Mobile pay threatens banks: experts hinh anh 1A customer shops on, an e-commerce website. Multiple new payment methods that do not use bank cards have recently been launched (Source: VNA)

Hanoi (VNA) — Foreign tech giants are set to jump into the mobile payments market on both the paying and receiving sides of the transaction, thus posing a threat to local commercial banks payment market share, warn local experts.

According to the Dau Tu (Investment) newspaper, Samsung Pay is planning to appear in Vietnam this year. Kim Kyung Dong, Product Manager at Samsung Pay said Vietnam remains a potential market with great opportunities for Samsung Pay, and they want to help bring e-payment to Vietnam.

The newspaper also reported that Apple is expected to bring its Apple Pay product to Vietnam as well. Nguyen Tu Anh, CEO of Banknetvn said transactions via Samsung Pay and Apple Pay took only 10 seconds. She hoped that both Samsung Pay and Apple Pay will set up in Vietnam.

Multiple new payment methods that do not use bank cards have recently been launched, including Apple Pay, Samsung Pay, Facebook Payments, Google Wallet and Amazon Payments. They are seen as a threat to the payment market share of local commercial banks.

Samsung Pay launched in the US and the Republic of Korea in September last year, with plans to expand to China, Spain and the United Kingdom in early 2016. In China, Samsung is partnering with Union Pay, the country's largest provider of bank card settlement services.

Samsung has reported a strong response to its mobile payment system, notably due to the fact that its technology is compatible with magnetic stripe card readers, which are already being widely used by retailers.

A representative from a local commercial bank told the newspaper that not only foreign tech giants want to enter Vietnam, but domestic tech companies are also eager to offer e-payment services. Together, they are seen as a major threat to local banks.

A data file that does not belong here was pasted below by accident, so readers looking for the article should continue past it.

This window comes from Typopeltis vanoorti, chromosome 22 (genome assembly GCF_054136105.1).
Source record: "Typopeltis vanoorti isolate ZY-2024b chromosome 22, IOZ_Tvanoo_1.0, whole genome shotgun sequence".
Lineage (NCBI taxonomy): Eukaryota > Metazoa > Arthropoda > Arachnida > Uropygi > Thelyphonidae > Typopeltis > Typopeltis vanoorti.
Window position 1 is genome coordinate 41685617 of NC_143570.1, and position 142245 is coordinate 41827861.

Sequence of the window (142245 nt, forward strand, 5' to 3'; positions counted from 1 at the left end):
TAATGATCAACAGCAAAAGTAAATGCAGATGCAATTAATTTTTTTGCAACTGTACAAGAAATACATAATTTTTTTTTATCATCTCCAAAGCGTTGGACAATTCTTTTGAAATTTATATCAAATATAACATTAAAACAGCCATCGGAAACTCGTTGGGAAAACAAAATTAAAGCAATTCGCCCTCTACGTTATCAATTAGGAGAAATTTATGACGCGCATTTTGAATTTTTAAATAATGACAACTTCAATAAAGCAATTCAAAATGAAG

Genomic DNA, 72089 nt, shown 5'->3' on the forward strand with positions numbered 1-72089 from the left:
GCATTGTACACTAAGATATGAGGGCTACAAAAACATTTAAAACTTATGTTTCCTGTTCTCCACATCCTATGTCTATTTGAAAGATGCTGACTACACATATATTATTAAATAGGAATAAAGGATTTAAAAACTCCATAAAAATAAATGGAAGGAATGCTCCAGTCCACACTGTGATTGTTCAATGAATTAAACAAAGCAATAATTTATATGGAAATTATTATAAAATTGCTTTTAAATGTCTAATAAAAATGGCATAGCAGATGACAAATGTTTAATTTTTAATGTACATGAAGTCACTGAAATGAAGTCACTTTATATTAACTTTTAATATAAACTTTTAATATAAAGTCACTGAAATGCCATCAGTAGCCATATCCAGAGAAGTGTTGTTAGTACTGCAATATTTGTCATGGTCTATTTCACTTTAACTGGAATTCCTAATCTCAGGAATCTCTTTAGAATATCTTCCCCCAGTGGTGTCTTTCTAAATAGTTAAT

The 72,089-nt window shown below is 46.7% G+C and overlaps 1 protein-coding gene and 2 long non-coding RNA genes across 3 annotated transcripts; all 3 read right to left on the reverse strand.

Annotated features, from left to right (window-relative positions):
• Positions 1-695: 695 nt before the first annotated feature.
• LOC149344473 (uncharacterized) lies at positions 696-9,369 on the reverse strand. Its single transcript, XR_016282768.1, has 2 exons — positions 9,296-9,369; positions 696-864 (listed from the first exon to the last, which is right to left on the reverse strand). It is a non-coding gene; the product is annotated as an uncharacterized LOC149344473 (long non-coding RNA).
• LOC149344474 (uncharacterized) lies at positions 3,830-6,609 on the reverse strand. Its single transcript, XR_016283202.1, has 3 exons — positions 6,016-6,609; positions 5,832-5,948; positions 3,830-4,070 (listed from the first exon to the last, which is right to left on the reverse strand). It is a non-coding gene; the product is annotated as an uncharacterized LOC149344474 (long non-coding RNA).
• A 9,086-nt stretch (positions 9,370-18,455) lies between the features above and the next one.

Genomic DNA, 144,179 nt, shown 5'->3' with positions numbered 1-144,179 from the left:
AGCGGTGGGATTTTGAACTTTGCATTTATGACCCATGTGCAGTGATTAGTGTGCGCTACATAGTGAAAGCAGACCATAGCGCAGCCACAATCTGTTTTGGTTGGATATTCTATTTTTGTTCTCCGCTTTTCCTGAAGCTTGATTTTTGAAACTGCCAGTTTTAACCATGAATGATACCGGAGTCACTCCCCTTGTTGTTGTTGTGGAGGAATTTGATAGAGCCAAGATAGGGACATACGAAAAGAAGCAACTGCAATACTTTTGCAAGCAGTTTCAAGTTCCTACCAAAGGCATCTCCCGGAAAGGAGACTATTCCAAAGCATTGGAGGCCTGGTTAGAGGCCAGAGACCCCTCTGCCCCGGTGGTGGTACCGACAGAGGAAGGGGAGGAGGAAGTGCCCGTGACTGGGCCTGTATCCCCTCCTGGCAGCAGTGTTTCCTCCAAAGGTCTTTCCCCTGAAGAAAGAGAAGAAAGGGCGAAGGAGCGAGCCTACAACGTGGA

Banks need to renovate
The number of smart phone users has rapidly increased, which will lead to a related increase in using e-payment, said Tran Huu Linh, Director General of the Vietnam E-commerce and Information Technology Agency under the Ministry of Industry and Trade.

Linh said that 35 million Vietnamese people use smart phones.

According to statistics from the Ministry of Industry and Trade, at least 25 percent of online buyers bought products using their smart phones in 2015. The new consumer trend was quickly followed by the tech giants. In response, commercial banks will have to quickly renovate their banking technology.

Can Van Luc, a finance and banking expert said that all banks will need to quickly renovate and improve their banking technology, create new banking products, develop similar technologies to compete or repurchase the technology from existing tech companies.

Nguyen Hung, General Director of TienPhong Bank, said both Apple and Samsung have already revealed their plans to enter the e-payment market in Vietnam this year, but that the Vietnamese market remains too small for them to give much priority to major investment.

According to Hung, the tech giants would perhaps run test trials, but he thought it would still take at least one or two years for e-payment to become popular in Vietnam.

He said that investment in banking technology still remains essential. However, investment in banking technology cost a lot of money, with an average project costing between 2-5 million USD.
If banks want to expand their networks they must invest in developing technology, and then the development of e-banks will bring them a high profit, said Hung. For this reason, TPBank will continue to invest in banking technology to make its banking system more efficient.

Cash payment habit

Speaking at the Vietnam E-Payment Forum held in Hanoi in last December, Deputy Prime Minister Vu Duc Dam said that although Vietnam's e-commerce market haws seen recent growth, in-cash habits in Vietnam are still overwhelmingly popular, accounting for 65 percent of total payment transactions.

"This habit has hampered the country's economic development as well as people's living standards," he said.

With more than 120 million mobile subscriptions and more than 40 million Internet users in Vietnam, electronic transaction processes have a lot of potential, he said.

The Deputy PM said that in 2014, e–commerce in Vietnam was valued at 2.97 billion USD, and is expected to reach 4 billion USD in 2015, increasing to 7 billion USD in 2017. Many experts agreed that the country's e-commerce sector has potential, but that the cash payment habit remains a big and resilient hurdle for its growth.

According to statistics issued by the Vietnam Bank Card Association, 90 percent of card payment revenues came from transactions at ATM machines. Of this figure, 85 percent came from money withdrawals, 14 percent from transfers, and the remainder from payments.-VNA